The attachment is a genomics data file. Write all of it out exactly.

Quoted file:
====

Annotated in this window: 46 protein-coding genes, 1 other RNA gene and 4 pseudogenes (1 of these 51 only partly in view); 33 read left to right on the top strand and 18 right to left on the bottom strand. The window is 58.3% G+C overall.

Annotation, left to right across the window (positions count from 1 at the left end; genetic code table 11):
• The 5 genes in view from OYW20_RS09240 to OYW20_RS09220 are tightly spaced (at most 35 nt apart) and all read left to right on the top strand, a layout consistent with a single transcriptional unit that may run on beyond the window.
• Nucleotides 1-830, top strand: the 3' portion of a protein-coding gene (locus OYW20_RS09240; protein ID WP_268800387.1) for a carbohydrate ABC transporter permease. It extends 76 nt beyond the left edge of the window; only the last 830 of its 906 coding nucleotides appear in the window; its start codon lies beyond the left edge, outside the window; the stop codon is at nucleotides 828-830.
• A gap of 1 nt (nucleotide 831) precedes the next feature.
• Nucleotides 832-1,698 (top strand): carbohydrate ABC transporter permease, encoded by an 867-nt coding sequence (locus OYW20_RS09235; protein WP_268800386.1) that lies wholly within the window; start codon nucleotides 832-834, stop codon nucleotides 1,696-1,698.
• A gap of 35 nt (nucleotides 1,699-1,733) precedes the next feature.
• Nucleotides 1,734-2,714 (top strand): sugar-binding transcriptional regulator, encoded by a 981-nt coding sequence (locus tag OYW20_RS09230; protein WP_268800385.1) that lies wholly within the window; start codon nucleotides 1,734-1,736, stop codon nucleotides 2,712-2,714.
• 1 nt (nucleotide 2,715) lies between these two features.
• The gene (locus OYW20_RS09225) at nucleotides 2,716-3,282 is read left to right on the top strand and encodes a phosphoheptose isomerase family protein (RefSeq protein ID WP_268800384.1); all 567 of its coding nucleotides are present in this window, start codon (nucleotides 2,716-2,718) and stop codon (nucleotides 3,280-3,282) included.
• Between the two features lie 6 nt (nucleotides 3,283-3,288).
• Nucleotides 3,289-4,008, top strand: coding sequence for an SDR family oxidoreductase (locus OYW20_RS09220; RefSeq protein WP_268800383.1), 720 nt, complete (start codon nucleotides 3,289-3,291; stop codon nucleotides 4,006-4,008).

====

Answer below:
Annotated in this window: 46 protein-coding genes, 1 other RNA gene and 4 pseudogenes (1 of these 51 only partly in view); 33 read left to right on the top strand and 18 right to left on the bottom strand. The window is 58.3% G+C overall.

Annotation, left to right across the window (positions count from 1 at the left end; genetic code table 11):
• The 5 genes in view from OYW20_RS09240 to OYW20_RS09220 are tightly spaced (at most 35 nt apart) and all read left to right on the top strand, a layout consistent with a single transcriptional unit that may run on beyond the window.
• Nucleotides 1-830, top strand: the 3' portion of a protein-coding gene (locus OYW20_RS09240; protein ID WP_268800387.1) for a carbohydrate ABC transporter permease. It extends 76 nt beyond the left edge of the window; only the last 830 of its 906 coding nucleotides appear in the window; its start codon lies beyond the left edge, outside the window; the stop codon is at nucleotides 828-830.
• A gap of 1 nt (nucleotide 831) precedes the next feature.
• Nucleotides 832-1,698 (top strand): carbohydrate ABC transporter permease, encoded by an 867-nt coding sequence (locus OYW20_RS09235; protein WP_268800386.1) that lies wholly within the window; start codon nucleotides 832-834, stop codon nucleotides 1,696-1,698.
• A gap of 35 nt (nucleotides 1,699-1,733) precedes the next feature.
• Nucleotides 1,734-2,714 (top strand): sugar-binding transcriptional regulator, encoded by a 981-nt coding sequence (locus tag OYW20_RS09230; protein WP_268800385.1) that lies wholly within the window; start codon nucleotides 1,734-1,736, stop codon nucleotides 2,712-2,714.
• 1 nt (nucleotide 2,715) lies between these two features.
• The gene (locus OYW20_RS09225) at nucleotides 2,716-3,282 is read left to right on the top strand and encodes a phosphoheptose isomerase family protein (RefSeq protein ID WP_268800384.1); all 567 of its coding nucleotides are present in this window, start codon (nucleotides 2,716-2,718) and stop codon (nucleotides 3,280-3,282) included.
• Between the two features lie 6 nt (nucleotides 3,283-3,288).
• Nucleotides 3,289-4,008, top strand: coding sequence for an SDR family oxidoreductase (locus OYW20_RS09220; RefSeq protein WP_268800383.1), 720 nt, complete (start codon nucleotides 3,289-3,291; stop codon nucleotides 4,006-4,008).